Facebook parent company Meta this week was fined 390 million euros, or more than $414 million, by European Union regulators in a major decision around its online ad targeting and privacy policies.
It’s one of the more significant findings so far under EU’s General Data Protection Regulation – and could potentially have implications for how the company operates in the U.S. – including its controversial practices in the healthcare space.
Meta had added a clause to its user terms of service contract when GDPR, which assures individuals that they have the right to reject the collection and processing of personal data for ad targeting purposes, came into effect on May 25, 2018.
The company says the clause justifies the collection and use of its user’s personal data as necessary for performance.
The EU does not agree – and with its decision social media users across the affected Meta platforms must give consent for data tracking. The decision regarding a separate complaint of privacy violations on WhatsApp has been delayed until later in the month.
“We strongly believe our approach respects GDPR, and we’re therefore disappointed by these decisions and intend to appeal both the substance of the rulings and the fines,” Meta said in a statement in its Facebook newsroom.
According to Odia Kagan, partner and chair of GDPR compliance and international privacy for Fox Rothschild LLP, the decision means:
- The company can no longer rely on a legal basis of contractual necessity to run behavioral ads and will instead have to ask users for their consent.
- Within three months, Meta must enable users to have a version of its social media apps that does not use personal data to surface ads.
- The company must allow users to withdraw consent at any time, and it may not limit the service if users choose to do so.
- Meta may still use nonpersonal data to personalize ads or to ask users for consent to ads with a yes or no choice.
Data tracking by contractual necessity
With the company also fighting lawsuits in the United States, the decision may have implications for U.S. healthcare policy in light of the company’s U.S. healthcare data privacy lawsuits.
The foundation of the global giant’s social media data consent approach under GDPR relies on the concept of contractual necessity, and according to GDPR.EU, an entity is only allowed to process data under six instances, like when:
“Processing is necessary to perform a task in the public interest or to carry out some official function. (e.g. You’re a private garbage collection company.)”
Meta said its services must have the data or the experience won’t be unique enough, which is the personalization the company’s advertisers are generally after.
“Facebook and Instagram are inherently personalized, and we believe that providing each user with their own unique experience – including the ads they see – is a necessary and essential part of that service,” the company said in the statement.
Consumer concerns about the company’s privacy tracking in the U.S. can be addressed by Apple users. According to coverage by 9to5mac.com in 2022, Meta took issue with Apple’s Ask App Not to Track which arrived with iOS 14.5 and is used across iPhones and iPads.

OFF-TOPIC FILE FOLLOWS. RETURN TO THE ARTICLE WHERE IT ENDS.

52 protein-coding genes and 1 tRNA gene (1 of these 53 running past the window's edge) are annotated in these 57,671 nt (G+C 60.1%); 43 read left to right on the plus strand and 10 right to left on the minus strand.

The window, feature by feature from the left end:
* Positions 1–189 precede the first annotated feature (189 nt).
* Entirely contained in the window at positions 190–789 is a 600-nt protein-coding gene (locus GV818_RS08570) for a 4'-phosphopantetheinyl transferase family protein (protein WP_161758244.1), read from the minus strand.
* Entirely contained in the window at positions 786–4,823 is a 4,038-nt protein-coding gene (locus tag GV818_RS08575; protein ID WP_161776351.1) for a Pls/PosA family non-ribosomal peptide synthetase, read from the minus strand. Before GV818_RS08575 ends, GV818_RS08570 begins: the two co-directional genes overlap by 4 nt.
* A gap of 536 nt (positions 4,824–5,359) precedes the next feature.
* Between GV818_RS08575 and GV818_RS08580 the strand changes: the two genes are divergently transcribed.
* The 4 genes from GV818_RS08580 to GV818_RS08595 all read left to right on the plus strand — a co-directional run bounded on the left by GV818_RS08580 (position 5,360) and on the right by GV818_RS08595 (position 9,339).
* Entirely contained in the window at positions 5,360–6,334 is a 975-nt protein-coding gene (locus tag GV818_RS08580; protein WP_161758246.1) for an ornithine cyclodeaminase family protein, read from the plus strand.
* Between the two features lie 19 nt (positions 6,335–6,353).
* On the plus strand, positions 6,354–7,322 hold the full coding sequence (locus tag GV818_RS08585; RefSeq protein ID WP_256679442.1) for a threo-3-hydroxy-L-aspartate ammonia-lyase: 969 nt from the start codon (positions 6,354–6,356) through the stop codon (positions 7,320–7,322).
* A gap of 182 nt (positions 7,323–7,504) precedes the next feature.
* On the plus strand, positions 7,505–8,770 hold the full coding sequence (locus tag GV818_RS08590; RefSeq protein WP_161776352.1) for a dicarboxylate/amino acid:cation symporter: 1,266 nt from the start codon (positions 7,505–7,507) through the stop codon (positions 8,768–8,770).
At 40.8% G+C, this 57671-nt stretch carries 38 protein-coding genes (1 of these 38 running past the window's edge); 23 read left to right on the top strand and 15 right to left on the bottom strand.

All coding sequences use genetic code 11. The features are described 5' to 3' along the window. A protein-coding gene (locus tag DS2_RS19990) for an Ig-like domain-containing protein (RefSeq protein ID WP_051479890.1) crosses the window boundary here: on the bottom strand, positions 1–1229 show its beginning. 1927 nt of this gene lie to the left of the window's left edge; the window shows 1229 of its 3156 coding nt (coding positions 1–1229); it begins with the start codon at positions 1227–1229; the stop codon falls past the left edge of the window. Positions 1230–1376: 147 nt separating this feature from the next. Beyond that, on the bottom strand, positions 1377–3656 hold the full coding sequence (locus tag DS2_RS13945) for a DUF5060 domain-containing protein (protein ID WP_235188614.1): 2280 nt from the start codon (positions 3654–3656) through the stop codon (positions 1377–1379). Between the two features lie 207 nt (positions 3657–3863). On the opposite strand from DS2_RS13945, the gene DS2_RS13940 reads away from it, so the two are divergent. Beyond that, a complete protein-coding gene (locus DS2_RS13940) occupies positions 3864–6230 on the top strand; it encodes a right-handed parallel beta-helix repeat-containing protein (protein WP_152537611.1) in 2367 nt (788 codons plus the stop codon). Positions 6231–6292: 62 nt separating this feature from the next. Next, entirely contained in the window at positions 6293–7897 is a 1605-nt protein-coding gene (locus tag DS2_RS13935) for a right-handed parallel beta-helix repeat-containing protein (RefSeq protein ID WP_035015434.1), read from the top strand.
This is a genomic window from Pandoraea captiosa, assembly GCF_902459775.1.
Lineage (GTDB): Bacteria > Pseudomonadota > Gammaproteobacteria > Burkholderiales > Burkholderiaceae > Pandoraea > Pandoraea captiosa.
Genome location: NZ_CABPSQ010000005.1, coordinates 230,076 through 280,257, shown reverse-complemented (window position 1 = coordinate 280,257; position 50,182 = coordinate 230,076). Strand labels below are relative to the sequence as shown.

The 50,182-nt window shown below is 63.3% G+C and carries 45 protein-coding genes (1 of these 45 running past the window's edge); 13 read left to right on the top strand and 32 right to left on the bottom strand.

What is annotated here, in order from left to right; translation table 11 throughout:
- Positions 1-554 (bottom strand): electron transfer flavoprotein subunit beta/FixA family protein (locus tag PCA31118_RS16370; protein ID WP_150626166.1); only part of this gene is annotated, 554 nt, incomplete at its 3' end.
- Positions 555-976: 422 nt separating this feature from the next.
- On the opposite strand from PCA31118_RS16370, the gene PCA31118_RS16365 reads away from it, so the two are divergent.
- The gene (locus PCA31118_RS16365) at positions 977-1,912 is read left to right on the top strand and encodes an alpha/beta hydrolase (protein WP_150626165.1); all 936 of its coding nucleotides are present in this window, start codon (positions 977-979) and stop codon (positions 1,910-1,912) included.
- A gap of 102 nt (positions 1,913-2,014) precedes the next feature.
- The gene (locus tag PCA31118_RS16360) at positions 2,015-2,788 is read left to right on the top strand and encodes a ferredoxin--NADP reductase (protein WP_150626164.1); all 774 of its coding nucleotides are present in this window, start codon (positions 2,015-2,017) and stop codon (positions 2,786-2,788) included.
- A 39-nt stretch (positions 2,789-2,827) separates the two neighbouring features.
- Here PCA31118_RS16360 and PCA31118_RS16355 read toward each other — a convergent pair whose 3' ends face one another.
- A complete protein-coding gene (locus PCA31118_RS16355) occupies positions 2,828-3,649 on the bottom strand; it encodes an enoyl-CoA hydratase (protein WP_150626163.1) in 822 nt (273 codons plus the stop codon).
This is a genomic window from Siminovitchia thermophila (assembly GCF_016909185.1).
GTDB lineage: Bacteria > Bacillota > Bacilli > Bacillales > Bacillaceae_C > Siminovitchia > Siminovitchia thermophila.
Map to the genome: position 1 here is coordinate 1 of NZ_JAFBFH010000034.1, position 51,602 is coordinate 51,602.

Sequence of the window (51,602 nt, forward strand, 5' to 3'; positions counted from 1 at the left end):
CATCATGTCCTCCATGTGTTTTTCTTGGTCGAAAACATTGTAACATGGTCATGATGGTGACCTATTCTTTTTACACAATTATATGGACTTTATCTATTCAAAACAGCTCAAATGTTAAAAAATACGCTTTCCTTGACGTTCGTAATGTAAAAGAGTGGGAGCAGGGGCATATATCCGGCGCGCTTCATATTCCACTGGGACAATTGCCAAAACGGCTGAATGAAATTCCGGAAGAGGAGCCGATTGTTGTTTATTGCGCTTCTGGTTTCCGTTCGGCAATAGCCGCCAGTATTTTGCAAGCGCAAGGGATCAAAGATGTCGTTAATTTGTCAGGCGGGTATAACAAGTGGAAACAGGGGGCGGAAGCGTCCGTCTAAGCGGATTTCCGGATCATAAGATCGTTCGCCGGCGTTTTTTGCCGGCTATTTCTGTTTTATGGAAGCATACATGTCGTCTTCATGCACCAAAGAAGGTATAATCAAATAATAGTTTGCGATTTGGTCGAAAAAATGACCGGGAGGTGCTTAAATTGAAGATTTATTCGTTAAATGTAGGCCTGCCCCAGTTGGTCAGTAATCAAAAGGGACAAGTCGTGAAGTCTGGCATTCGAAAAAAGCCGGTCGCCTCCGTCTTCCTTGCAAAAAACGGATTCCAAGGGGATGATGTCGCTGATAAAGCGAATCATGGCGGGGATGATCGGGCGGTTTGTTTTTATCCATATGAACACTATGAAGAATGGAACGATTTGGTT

That feature, according to the report, shook up the mobile ad industry which cited a loss of returns to advertisers.
But Kagan said that some privacy laws in the United States have taken the same approach to contractual necessity as GDPR.
“This decision reflects a longstanding discussion in the EU regarding the scope of contractual necessity and the concept of consent,” she said in an email to Healthcare IT News.
“This is an interesting discussion to follow for the US too. Under the new U.S. laws consent is required in certain cases, for example, in Colorado, when processing sensitive information. These laws have, essentially, copy-pasted the definition of consent under GDPR.”
Active acknowledgment is not the nationwide protocol
Kagan also noted that in the draft Colorado CPA regulations, the state cited the example of Datatilsynet’s, Norway’s data protection authority – the decision on the scope of consent in a complaint against the website Grindr, which resulted in a fine of $7.1 million in 2021, according to Tech Crunch’s report.
“Under GDPR you cannot condition the provision of a service on consent to something that is not required for the service. That is a big conceptual change from the consent traditionally used in the US which is an active acknowledgment,” she said.
Adtech snares healthcare organizations in its data privacy challenge
Last year, hundreds of U.S. hospitals were identified as tracking HIPAA-protected patient data in a lawsuit against Meta Platforms alleging unlawful collection of patient data.
Despite U.S. laws typically allowing acknowledgment as consent for data collection, protected data is a separate issue.
The John Doe plaintiff who was a patient at Baltimore-based Medstar Health System filed the class-action complaint against Meta in the U.S. District Court for the Northern District of California. Since then, a number of lawsuits have named several major U.S. health systems as defendants or codefendants for allegedly tracking patient data on portals and healthcare websites.
“When a patient communicates with a healthcare provider’s website where the Facebook Pixel is present on the patient portal login page, the Facebook Pixel source code causes the exact content of the patient’s communication with their healthcare provider to be redirected to Facebook in a fashion that identifies them as a patient,” according to the Doe v Meta Platforms, Inc. court documents.
Kagan, who closely observes the unfolding challenges to data tracking, said that Meta will appeal the decision in the Irish Courts both “on the substance and the level of fines imposed.”
Source: HealthcareIT News